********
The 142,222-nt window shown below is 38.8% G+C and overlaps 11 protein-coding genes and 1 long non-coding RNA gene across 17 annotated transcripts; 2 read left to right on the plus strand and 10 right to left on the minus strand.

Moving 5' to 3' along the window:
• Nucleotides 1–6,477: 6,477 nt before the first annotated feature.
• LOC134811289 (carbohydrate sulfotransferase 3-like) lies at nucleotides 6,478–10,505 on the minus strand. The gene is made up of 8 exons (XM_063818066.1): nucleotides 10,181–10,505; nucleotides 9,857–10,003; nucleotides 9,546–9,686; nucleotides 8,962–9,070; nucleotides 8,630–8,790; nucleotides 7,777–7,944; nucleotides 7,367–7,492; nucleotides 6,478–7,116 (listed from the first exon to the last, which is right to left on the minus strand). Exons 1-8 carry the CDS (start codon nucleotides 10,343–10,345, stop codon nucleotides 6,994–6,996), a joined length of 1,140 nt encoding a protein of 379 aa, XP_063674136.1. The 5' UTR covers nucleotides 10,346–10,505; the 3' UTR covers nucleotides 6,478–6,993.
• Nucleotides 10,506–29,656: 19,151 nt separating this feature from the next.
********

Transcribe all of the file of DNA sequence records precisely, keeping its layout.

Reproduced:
The 142,222-nt window shown below is 38.8% G+C and overlaps 11 protein-coding genes and 1 long non-coding RNA gene across 17 annotated transcripts; 2 read left to right on the plus strand and 10 right to left on the minus strand.

Moving 5' to 3' along the window:
• Nucleotides 1–6,477: 6,477 nt before the first annotated feature.
• LOC134811289 (carbohydrate sulfotransferase 3-like) lies at nucleotides 6,478–10,505 on the minus strand. The gene is made up of 8 exons (XM_063818066.1): nucleotides 10,181–10,505; nucleotides 9,857–10,003; nucleotides 9,546–9,686; nucleotides 8,962–9,070; nucleotides 8,630–8,790; nucleotides 7,777–7,944; nucleotides 7,367–7,492; nucleotides 6,478–7,116 (listed from the first exon to the last, which is right to left on the minus strand). Exons 1-8 carry the CDS (start codon nucleotides 10,343–10,345, stop codon nucleotides 6,994–6,996), a joined length of 1,140 nt encoding a protein of 379 aa, XP_063674136.1. The 5' UTR covers nucleotides 10,346–10,505; the 3' UTR covers nucleotides 6,478–6,993.
• Nucleotides 10,506–29,656: 19,151 nt separating this feature from the next.